Coronavirus Update for New York
NEW YORK (WABC) -- Governor Kathy Hochul announced a series of universal mask requirements Wednesday, including at all child and day care centers as well as inside state regulated residential and congregate care programs, such as substance abuse treatment facilities.
The requirement applies to New York State Office of Children and Family Services-licensed and -registered child care centers, home-based group family and family child care programs, after-school child care programs and enrolled legally exempt group programs during operational hours.
She said implementing the mask regulation in child care programs will provide consistency between child care program children and school children, many of whom often share the same buildings.
The new masking requirements will also apply to congregate programs and facilities licensed, registered, operated, certified or approved by the Office of Mental Health, the Office of Addiction Services and Supports, the Office for People With Developmental Disabilities, Office of Children and Family Services and the Office of Temporary and Disability Assistance.
This includes but is not limited to certified residential and day programs, inpatient and outpatient mental health facilities, substance abuse programs, juvenile detention programs, juvenile residential facilities, congregate foster care programs, runaway and homeless youth, domestic violence and other shelter programs.
The requirements apply to anyone medically able to tolerate wearing a mask, regardless of vaccination status.
"With the Delta variant on the rise, requiring masks at state-regulated child care, mental health, and substance abuse facilities is a key part of our broader strategy for slowing the spread of the virus, reopening our economy safely, and protecting vulnerable members of our population," Hochul said. "For children under 12 who are not yet eligible to be vaccinated, masks are the best line of defense against COVID-19 infection. This new mask requirement ensures that children in our child care facilities receive the same protection as children in our schools."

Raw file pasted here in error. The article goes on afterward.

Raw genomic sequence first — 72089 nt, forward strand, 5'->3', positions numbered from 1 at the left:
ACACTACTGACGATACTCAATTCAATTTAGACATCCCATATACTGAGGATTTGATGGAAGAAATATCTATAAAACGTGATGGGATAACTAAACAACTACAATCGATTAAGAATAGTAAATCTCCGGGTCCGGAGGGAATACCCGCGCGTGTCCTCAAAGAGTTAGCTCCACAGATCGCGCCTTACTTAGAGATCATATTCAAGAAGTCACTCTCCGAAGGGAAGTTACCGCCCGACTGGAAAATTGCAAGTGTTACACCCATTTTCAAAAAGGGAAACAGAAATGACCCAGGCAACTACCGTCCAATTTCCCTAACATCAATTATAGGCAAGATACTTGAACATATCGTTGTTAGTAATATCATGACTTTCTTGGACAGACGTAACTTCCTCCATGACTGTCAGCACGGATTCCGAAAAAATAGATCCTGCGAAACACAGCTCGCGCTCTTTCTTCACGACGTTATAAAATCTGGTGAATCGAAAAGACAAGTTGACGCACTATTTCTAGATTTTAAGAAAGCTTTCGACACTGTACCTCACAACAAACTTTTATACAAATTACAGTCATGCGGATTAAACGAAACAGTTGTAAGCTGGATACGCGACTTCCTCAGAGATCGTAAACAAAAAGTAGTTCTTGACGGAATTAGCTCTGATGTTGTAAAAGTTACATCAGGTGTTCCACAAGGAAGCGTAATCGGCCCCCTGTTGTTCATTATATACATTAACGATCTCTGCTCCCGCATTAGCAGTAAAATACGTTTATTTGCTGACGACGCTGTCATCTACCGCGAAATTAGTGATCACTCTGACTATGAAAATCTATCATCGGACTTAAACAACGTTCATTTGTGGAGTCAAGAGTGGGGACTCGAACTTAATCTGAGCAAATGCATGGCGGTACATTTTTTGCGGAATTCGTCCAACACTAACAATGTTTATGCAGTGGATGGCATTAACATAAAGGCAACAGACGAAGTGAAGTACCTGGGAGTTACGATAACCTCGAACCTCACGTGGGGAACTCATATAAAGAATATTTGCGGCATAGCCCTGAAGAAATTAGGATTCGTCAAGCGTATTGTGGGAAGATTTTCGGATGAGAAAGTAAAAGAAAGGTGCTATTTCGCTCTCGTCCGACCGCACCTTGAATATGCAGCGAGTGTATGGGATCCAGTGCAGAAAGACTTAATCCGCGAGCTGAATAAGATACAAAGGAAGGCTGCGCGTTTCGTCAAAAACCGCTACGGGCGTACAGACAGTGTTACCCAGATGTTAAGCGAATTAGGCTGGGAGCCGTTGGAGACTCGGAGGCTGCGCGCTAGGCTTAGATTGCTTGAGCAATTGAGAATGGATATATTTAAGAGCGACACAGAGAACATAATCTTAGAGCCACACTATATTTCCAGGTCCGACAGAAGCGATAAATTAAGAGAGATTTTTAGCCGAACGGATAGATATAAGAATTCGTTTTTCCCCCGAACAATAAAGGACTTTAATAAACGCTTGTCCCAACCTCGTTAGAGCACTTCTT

The new mask requirement in child care facilities brings New York State into compliance with federal Centers for Disease Control and Prevention guidance issued in July that recommends universal indoor masking for anyone age two and older who has not been vaccinated against COVID-19 and is medically able to wear a mask. It also brings child care facilities in alignment with school masking requirements announced on Hochul's first day in office.
Hochul also announced new efforts to increase COVID-19 vaccinations and prepare for booster shots upon FDA approval.
To continue to support vaccinating school-aged New Yorkers, 125 free tickets to the upcoming Governors Ball Music Festival are available to individuals who receive their first vaccine dose at a #VaxtoSchool pop-up location.
Hochul said she has directed the state Department of Health to authorize basic emergency medical technicians to administer the COVID-19 vaccine, which adds more than 2,000 fully trained vaccinators back into the state's program.
An additional 50,000 basic EMTs will be able to receive the required training in order to help administer the COVID-19 vaccine and booster doses.
"More than four in five adult New Yorkers have gotten at least one shot of the COVID-19 vaccine, and while we are significantly outpacing most other states with our high vaccination rate, the fact remains that those who are still unvaccinated are significantly more likely to experience severe symptoms and end up hospitalized," Hochul said. "The vaccine works, but only if we take it, and that is why we are using creative incentives for people who still need to get their shot and putting in place the necessary offense to beat back the virus once more."
The required training for EMTs can be completed online or in-person. Licensed EMTs will become a state-approved vaccinator by demonstrating skill competency online or in-person.
Submit a News Tip or Question